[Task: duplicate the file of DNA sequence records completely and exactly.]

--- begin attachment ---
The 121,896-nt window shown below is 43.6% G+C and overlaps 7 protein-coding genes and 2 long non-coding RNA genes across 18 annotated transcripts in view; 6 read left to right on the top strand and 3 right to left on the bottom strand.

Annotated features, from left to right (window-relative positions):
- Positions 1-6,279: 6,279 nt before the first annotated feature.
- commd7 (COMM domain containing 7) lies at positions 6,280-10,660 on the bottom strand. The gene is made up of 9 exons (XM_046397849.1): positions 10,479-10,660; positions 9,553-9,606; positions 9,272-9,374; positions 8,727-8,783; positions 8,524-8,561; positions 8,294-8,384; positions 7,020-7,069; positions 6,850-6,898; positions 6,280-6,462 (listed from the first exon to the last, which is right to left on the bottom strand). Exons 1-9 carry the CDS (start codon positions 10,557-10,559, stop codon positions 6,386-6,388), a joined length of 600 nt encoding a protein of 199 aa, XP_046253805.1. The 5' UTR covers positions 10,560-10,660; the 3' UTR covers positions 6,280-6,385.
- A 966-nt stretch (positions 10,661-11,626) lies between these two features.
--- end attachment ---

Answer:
The 121,896-nt window shown below is 43.6% G+C and overlaps 7 protein-coding genes and 2 long non-coding RNA genes across 18 annotated transcripts in view; 6 read left to right on the top strand and 3 right to left on the bottom strand.

Annotated features, from left to right (window-relative positions):
- Positions 1-6,279: 6,279 nt before the first annotated feature.
- commd7 (COMM domain containing 7) lies at positions 6,280-10,660 on the bottom strand. The gene is made up of 9 exons (XM_046397849.1): positions 10,479-10,660; positions 9,553-9,606; positions 9,272-9,374; positions 8,727-8,783; positions 8,524-8,561; positions 8,294-8,384; positions 7,020-7,069; positions 6,850-6,898; positions 6,280-6,462 (listed from the first exon to the last, which is right to left on the bottom strand). Exons 1-9 carry the CDS (start codon positions 10,557-10,559, stop codon positions 6,386-6,388), a joined length of 600 nt encoding a protein of 199 aa, XP_046253805.1. The 5' UTR covers positions 10,560-10,660; the 3' UTR covers positions 6,280-6,385.
- A 966-nt stretch (positions 10,661-11,626) lies between these two features.